There is no one way that dancers choose which college to attend. However, there are some criteria to consider, such as whether a particular college has a solid humanities core, including writing and technology, a steady faculty, a variety of degree types and the presence of established guest artists as visiting professors or lecturers.
Writing and technology skills are central to life beyond the stage as a professional dancer or dance instructor. Writing is essential to a dancer for critical, historical or ethnographic purposes as well as applying for grants. Technical proficiency, such as knowing how to use computers and other technology to virtually promote one's work, cut music, build a website or make posters, is equally essential.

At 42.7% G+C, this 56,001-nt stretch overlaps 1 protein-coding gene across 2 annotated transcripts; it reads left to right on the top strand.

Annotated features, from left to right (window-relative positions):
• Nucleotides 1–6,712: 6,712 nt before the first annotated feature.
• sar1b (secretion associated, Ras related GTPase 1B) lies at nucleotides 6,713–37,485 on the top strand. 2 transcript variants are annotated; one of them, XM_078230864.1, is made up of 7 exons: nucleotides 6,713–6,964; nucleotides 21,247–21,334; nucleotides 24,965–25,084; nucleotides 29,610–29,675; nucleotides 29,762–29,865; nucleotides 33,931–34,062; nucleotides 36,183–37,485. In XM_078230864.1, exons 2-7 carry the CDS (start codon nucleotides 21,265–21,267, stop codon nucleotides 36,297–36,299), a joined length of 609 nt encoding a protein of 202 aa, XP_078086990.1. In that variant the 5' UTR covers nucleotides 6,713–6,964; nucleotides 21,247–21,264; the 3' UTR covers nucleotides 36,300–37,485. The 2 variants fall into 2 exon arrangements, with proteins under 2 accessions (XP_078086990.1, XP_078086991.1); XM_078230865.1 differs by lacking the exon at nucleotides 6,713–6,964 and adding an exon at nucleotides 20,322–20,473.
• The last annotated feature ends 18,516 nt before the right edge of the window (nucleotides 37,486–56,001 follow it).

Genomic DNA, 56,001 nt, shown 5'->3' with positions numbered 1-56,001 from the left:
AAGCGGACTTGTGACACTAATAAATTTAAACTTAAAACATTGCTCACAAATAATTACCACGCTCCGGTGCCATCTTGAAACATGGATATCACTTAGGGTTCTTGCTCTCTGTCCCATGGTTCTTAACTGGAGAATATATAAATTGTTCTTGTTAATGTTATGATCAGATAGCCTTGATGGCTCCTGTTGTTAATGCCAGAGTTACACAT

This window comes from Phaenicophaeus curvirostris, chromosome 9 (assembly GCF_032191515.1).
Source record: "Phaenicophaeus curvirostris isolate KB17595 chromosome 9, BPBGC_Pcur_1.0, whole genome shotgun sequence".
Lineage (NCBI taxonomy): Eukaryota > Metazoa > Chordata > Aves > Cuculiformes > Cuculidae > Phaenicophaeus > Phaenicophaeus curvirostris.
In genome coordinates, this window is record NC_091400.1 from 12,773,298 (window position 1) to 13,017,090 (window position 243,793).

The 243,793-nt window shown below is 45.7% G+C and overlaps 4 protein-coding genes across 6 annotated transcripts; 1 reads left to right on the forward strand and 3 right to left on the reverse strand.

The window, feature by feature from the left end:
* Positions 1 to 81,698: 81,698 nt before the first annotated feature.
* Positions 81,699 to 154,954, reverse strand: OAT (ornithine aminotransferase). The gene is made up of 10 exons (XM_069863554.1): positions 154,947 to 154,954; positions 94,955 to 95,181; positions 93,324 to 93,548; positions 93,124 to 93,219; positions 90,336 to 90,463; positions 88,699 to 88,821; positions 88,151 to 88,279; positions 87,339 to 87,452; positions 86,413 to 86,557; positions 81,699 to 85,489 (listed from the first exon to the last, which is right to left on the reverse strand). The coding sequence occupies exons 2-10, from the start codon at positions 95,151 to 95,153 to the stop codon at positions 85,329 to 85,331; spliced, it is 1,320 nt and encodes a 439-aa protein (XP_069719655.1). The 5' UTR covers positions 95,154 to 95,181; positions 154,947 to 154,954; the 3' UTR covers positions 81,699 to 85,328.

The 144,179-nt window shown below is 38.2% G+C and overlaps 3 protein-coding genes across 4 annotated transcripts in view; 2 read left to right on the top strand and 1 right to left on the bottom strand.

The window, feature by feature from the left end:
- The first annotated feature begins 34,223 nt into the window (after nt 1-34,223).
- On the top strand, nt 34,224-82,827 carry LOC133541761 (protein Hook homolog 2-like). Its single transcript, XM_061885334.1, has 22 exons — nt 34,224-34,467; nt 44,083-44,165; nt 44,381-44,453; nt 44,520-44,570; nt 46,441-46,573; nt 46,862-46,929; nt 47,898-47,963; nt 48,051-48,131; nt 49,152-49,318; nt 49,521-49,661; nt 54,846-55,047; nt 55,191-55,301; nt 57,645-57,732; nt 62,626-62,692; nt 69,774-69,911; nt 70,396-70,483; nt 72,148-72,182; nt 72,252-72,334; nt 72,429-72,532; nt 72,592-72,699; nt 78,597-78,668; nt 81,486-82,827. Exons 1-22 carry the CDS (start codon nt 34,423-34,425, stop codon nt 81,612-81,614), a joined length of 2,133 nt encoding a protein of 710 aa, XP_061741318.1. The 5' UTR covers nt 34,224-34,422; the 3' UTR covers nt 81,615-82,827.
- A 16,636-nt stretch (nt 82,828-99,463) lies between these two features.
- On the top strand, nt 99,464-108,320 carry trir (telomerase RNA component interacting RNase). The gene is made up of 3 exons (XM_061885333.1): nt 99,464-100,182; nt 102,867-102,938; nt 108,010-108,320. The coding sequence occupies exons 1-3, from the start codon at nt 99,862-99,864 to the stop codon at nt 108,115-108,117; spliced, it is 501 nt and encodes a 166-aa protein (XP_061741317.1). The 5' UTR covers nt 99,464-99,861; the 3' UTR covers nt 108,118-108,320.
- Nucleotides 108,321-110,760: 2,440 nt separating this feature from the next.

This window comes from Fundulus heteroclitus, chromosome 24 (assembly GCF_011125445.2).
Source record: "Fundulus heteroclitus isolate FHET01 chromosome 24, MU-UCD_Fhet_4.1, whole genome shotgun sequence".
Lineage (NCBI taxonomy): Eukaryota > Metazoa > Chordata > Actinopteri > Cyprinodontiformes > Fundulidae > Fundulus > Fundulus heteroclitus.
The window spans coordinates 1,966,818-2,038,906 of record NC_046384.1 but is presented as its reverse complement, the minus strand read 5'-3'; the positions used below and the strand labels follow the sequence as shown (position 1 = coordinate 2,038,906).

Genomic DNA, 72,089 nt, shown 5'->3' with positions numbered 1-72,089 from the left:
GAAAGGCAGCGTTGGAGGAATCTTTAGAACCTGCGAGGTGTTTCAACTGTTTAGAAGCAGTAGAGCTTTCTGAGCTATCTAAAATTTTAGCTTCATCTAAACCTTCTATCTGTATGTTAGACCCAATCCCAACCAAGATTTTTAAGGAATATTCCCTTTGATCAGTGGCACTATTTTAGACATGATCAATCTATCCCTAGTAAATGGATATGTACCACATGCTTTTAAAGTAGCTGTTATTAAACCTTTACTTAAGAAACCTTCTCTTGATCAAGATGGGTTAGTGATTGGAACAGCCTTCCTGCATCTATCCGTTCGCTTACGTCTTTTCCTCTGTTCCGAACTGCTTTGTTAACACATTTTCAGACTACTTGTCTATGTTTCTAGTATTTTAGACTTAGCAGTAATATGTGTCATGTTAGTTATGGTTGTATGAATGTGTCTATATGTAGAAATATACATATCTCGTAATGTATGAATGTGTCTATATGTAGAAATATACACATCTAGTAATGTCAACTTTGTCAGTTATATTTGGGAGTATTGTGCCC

A dance program should have a solid core faculty of full dance professors and visiting guest artists who conduct master classes and intensives. For a student dancer, technique is paramount, and exposure to a revolving door of primary teachers may prove detrimental to a dancer's pre-professional development. Also, part-time and adjunct professors cannot sign off on independent study or serve as consistent mentors. The advantage of guests artists is the guidance they can provide, not to mention the networking opportunities they represent.
Students who wish to teach dance later on in a public school system, work in arts administration or start a dance business may require a degree other than a Bachelor of Fine Arts. Some conservatories only offer a BFA in dance. Attending a school that offers other options allows dance students to map out the most suitable academic career path.